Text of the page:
Esterhase: Listen, George, I know Polyakov works for Moscow Center. Of course I do, we all know. But come on, think how many other operations we've run this way. We've bought Polyakov, right? He's a Moscow hood, but he's also our Joe. Now, he's got to pretend to his own people that he's spying on us, so we've got to give him one or two goodies now and again... Chickenfeed, so he can send them home and Moscow Center clap him on the back and tell him he's a big man. It happens all the time. Come on, George. You know the game.
    Smiley: The only problem arises when it turns out you've been handing Polyakov the crown jewels and getting Russian chickenfeed in return.
  • Give Me Back My Wallet: Bill Haydon nicks Smiley's pen after using it to sign some cheques. Having learnt his lesson from Karla and the cigarette lighter, Smiley insists he hand it back.
  • Heroic BSoD: Control after the failure of Operation Testify.
  • Jerkass Has a Point: Near the end of the appalling Roddy Martindale's passive-aggressive conversation with Smiley, he asks what turns out to be an extremely good question: Alleline is supposedly in charge of the Circus, but who is in charge of Alleline?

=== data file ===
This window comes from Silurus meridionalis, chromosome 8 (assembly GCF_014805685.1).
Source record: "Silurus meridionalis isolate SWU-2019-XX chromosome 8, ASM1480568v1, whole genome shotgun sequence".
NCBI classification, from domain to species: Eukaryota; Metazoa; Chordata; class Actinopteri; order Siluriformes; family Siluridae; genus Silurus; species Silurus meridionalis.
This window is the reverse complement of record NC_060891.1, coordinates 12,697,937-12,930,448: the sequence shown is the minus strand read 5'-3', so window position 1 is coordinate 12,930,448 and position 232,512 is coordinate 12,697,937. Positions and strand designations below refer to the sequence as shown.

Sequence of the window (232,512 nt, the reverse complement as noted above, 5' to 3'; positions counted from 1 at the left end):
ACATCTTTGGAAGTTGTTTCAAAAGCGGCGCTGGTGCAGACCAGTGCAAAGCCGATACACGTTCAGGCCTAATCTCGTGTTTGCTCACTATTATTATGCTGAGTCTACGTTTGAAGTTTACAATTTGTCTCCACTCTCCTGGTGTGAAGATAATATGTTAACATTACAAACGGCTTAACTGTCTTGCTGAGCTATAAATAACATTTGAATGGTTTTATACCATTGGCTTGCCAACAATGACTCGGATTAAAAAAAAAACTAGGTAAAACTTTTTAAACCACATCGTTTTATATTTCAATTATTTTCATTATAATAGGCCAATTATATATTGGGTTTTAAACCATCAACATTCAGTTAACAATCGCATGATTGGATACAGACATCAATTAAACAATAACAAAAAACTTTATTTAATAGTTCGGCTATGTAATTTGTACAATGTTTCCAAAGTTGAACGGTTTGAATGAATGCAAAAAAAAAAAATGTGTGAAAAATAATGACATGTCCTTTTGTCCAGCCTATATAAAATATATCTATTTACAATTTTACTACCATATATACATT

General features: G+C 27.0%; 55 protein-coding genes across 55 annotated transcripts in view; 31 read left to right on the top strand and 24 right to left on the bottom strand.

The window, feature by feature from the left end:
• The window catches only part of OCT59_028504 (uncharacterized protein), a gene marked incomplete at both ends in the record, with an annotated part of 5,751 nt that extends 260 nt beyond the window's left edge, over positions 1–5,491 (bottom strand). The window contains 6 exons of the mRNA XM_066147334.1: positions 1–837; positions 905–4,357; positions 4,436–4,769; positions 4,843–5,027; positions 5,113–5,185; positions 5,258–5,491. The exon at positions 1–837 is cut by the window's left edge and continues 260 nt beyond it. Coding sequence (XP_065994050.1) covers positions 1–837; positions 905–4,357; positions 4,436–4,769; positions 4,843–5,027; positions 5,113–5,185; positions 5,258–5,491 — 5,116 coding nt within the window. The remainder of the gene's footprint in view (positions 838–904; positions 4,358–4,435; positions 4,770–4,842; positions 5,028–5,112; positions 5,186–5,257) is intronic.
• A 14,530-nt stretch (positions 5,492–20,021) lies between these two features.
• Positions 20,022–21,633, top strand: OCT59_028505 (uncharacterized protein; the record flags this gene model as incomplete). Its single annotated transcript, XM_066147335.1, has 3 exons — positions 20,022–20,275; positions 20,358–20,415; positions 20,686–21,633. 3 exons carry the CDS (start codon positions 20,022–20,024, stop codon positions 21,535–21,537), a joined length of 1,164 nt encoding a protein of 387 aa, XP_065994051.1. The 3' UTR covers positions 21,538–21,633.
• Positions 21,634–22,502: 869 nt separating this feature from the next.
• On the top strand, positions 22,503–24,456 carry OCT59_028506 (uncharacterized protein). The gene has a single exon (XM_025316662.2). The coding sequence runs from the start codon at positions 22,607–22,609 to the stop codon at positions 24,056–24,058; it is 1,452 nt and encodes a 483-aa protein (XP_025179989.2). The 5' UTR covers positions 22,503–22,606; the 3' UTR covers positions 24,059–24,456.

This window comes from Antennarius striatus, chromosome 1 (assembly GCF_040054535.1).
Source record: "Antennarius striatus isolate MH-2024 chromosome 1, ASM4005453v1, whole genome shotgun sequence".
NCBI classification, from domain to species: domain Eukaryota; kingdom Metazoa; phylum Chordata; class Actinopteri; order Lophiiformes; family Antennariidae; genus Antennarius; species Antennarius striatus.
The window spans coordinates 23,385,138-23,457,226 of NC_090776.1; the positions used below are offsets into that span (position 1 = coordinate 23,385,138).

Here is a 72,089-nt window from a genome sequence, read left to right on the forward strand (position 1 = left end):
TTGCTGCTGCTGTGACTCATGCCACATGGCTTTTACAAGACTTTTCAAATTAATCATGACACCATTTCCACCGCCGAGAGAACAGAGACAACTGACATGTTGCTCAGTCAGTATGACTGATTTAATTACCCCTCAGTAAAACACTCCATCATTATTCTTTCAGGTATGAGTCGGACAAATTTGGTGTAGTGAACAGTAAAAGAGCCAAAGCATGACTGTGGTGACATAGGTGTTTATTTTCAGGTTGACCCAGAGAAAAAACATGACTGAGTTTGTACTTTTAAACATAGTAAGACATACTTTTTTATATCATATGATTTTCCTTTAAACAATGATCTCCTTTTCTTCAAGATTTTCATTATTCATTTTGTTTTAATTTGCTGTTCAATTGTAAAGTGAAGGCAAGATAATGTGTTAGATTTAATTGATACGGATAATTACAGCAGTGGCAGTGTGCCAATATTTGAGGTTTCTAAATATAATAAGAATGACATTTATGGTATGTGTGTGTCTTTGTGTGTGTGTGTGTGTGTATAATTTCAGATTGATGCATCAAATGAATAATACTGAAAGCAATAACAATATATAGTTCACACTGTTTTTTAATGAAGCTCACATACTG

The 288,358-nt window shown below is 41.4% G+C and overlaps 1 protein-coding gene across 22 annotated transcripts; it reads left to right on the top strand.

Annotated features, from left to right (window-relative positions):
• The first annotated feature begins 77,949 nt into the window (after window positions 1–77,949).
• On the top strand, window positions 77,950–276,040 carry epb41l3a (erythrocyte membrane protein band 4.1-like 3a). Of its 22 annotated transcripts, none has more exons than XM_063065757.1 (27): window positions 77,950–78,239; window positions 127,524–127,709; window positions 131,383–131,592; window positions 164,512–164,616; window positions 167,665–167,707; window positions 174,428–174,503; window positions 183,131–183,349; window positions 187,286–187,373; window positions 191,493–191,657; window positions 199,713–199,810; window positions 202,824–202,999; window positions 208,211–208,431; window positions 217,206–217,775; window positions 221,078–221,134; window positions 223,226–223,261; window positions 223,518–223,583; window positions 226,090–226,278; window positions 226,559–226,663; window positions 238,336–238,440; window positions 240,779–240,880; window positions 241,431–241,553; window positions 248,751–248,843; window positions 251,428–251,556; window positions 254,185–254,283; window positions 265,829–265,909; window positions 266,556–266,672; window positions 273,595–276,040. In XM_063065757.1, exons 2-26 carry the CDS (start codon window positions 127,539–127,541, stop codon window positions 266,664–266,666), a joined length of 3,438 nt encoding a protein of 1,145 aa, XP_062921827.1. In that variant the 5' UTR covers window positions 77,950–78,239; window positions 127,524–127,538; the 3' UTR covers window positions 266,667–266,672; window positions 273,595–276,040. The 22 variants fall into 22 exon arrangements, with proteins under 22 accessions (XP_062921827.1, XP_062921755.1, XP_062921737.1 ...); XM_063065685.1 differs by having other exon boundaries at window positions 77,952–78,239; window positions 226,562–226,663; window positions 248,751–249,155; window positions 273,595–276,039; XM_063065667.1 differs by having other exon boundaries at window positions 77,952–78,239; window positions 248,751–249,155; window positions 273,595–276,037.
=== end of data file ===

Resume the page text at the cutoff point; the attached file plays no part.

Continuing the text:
• Limited Advancement Opportunities: Why Toby Esterhase gets roped in by Alleline and company.
  • Mandatory Unretirement: Smiley is forced out of retirement at beginning of Tinker, Tailor, Soldier, Spy.
  • Matryoshka Object: The series has a traditional Russian doll in its intro. Each doll is revealed to have an irate expression until the final one, which is blank. This is reflecting the search for a Russian mole at the heart of MI6.
  • Meaningful Codename: The Moscow source giving the supposedly indispensable intelligence to the Circus is codenamed "Merlin", and the information he gives that is relayed to the Americans is codenamed "Witchcraft." As Smiley finds out, both Merlin and Witchcraft are part of an ingenious plot between Karla and Bill Haydon to mislead the Americans and discredit the Circus. Meaning both Merlin and Witchcraft are... "hocus pocus".